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?!!!What Is Ascites?
Ascites is a medical condition that causes excess fluids to build up in the abdomen, in the space around the organs. A small amount of fluid in this space is normal, but excess fluid causes problems. Ascites most commonly happens when the liver fails to function properly, and it's seen in patients with cirrhosis. The condition gets its name from the composition of the fluid - typically, it's very protein-rich, which is called ascitic. Unfortunately, ascites is a serious health condition, and only approximately 30-40% of people survive the 5-year period after diagnosis.
The main cause of ascites are problems with the liver. When the liver becomes damaged, it begins to leak ascitic fluid into the abdominal space, where the liquid accumulates. Cirrhosis is a liver disorder caused by excessive alcohol consumption or viral hepatitis that can result in ascites, though there are other conditions that can also lead to ascites. Some of these conditions include various cancers, heart failure, kidney failure, infections of the pancreas, or tuberculosis. These conditions tend to be chronic (long-lasting) rather than acute (short-term).
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Extra fluids in the abdomen can put pressure on the surrounding organs. This may cause difficulty breathing, especially when lying down, and abdominal pain. Sometimes patients will experience rapid weight gain and have a distended or bloated midsection along with a lack of appetite, heartburn, nausea, and vomiting.
Diagnosing ascites requires multiple steps. First, it has to be ascertained that the belly is distended or swollen. Then an imaging technique, such as an ultrasound or CT scan, may be used to look for fluids. Blood tests may also be done. If diagnosed with ascites, one of the first treatment options is the use of diuretics. Diuretics promote the production of urine and help deplete the body of excess fluid. Typically, the patient then also needs to reduce their salt and alcohol intake while taking diuretics.
Fluids may also be manually removed in a procedure called paracentesis. This method uses a needle that is inserted through the abdominal wall to the space where the fluid accumulates; however, this method is most commonly used in cancer patients rather than those with malfunctioning livers.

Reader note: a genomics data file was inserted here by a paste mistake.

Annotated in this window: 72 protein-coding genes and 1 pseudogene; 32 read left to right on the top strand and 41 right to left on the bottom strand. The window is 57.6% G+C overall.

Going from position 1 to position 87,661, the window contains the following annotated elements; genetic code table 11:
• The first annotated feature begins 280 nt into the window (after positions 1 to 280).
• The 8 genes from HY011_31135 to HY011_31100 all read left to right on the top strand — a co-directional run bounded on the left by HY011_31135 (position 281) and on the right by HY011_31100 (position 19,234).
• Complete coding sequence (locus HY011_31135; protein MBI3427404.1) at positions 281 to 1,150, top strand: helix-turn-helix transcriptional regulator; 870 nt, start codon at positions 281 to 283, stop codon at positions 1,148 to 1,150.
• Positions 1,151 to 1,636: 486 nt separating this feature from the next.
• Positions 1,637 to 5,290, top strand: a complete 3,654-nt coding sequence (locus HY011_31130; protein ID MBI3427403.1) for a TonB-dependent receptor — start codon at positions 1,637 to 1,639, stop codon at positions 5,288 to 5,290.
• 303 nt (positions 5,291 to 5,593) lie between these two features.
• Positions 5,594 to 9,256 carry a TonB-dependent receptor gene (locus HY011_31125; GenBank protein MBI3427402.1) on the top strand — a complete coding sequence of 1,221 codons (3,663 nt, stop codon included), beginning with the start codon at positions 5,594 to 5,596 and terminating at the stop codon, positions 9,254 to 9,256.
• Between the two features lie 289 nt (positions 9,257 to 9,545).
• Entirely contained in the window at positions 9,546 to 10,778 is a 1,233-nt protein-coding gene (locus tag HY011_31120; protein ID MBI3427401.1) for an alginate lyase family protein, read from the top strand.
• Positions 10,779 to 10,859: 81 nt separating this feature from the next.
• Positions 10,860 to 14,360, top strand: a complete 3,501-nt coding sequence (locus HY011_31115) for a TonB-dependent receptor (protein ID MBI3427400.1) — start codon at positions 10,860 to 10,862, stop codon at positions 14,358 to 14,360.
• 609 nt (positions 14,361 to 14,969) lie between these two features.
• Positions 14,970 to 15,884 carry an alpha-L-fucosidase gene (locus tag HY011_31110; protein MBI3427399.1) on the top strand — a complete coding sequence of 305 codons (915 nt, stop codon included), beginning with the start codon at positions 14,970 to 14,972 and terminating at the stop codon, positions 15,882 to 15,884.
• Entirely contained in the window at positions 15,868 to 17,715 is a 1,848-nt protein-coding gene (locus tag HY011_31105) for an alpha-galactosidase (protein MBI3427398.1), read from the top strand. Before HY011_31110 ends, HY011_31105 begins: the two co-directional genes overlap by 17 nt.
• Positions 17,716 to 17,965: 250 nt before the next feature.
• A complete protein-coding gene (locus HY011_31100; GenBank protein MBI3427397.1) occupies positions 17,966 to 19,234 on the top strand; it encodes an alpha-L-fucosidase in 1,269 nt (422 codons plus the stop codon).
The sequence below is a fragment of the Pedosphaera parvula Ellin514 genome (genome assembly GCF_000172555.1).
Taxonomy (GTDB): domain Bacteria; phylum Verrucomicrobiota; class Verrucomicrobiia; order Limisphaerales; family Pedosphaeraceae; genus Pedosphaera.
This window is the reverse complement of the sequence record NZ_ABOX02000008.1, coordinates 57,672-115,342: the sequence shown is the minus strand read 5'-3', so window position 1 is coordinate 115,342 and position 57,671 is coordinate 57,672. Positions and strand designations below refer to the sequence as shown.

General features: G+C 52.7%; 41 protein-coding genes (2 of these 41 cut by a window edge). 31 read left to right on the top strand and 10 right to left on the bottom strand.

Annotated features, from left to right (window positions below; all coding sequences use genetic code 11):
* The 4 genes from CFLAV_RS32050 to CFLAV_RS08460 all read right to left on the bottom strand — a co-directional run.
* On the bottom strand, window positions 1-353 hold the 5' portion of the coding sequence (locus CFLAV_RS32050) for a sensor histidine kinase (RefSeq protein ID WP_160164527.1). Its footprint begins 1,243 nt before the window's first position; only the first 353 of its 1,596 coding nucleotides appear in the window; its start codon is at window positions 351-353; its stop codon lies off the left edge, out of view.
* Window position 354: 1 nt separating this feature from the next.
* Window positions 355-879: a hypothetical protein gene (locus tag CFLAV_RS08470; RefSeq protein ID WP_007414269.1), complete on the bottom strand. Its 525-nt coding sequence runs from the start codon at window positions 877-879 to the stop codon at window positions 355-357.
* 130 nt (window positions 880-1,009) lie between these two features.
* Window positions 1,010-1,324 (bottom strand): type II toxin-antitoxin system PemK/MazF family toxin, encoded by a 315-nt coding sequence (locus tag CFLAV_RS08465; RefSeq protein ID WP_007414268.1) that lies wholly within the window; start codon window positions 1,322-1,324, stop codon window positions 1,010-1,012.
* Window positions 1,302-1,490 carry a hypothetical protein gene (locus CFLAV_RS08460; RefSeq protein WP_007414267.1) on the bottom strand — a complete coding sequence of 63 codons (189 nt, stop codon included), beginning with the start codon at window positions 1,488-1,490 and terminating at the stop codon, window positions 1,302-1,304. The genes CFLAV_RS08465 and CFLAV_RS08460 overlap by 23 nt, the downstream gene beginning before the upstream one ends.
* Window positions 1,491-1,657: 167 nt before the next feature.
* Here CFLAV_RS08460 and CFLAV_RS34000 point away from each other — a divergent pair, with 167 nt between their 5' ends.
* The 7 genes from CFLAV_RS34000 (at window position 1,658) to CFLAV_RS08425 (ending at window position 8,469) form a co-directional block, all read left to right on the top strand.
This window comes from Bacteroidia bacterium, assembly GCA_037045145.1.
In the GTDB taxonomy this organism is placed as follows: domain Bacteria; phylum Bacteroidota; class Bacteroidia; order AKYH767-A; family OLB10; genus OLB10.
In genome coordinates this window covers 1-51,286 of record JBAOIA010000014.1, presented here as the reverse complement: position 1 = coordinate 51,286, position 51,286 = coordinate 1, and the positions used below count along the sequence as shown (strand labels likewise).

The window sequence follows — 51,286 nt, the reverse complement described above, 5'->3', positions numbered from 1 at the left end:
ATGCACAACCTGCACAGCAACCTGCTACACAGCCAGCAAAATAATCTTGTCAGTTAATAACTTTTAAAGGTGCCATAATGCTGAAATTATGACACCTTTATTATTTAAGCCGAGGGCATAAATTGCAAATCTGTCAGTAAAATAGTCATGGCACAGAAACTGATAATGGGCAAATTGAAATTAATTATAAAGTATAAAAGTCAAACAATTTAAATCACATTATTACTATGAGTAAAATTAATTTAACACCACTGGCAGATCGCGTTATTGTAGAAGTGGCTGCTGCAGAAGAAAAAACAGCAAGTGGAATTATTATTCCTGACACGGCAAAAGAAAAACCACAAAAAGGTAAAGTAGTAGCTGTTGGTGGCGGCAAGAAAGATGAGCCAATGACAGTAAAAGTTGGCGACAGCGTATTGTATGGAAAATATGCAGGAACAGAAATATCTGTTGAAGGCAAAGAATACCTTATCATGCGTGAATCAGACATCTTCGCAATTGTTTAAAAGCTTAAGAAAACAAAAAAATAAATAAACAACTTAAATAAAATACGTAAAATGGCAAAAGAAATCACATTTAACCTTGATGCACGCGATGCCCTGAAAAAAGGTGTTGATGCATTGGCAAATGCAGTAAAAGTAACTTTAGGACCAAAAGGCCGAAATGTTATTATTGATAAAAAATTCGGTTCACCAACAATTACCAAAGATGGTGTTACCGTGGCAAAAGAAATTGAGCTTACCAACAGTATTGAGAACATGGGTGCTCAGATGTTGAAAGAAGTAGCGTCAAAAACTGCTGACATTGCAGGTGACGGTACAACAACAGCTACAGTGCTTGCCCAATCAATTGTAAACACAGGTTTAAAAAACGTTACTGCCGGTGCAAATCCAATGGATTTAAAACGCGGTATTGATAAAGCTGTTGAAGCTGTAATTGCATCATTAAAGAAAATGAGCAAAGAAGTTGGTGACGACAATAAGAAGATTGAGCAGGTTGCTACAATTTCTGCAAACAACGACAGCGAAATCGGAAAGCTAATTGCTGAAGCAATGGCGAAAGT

In very serious cases, surgery may be required. There are two main types of surgery for ascites: a shunt or liver transplant. A shunt allows blood to be rerouted around the liver, while a liver transplant is used in cases where the liver disease is advanced.
There are a few things that can be done to prevent ascites. Drinking alcohol in moderation, getting the hepatitis B vaccine, avoiding intravenous drug use, and being well informed about your prescription medications are all steps that will help decrease the probability of developing ascites.
Ascites is the buildup of fluids in the abdomen, usually as a result of liver damage, preventing the liver from functioning properly. Cirrhosis of the liver, various cancers, heart failure, kidney failure, infections of the pancreas, or tuberculosis may all be causes of ascites.
Symptoms usually include:
- Pain in the abdomen
- Difficulty breathing
- Distended belly
- Rapid weight gain
Typically, diuretics are the first treatment option, along with a low-sodium, low-alcohol diet. Fluids can be manually removed through a paracentesis, or surgery may be necessary. Unfortunately, the long-term survival rate for ascites is between 30 and 40%.
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What Is Ascites? - Definition, Causes, Symptoms & Treatment
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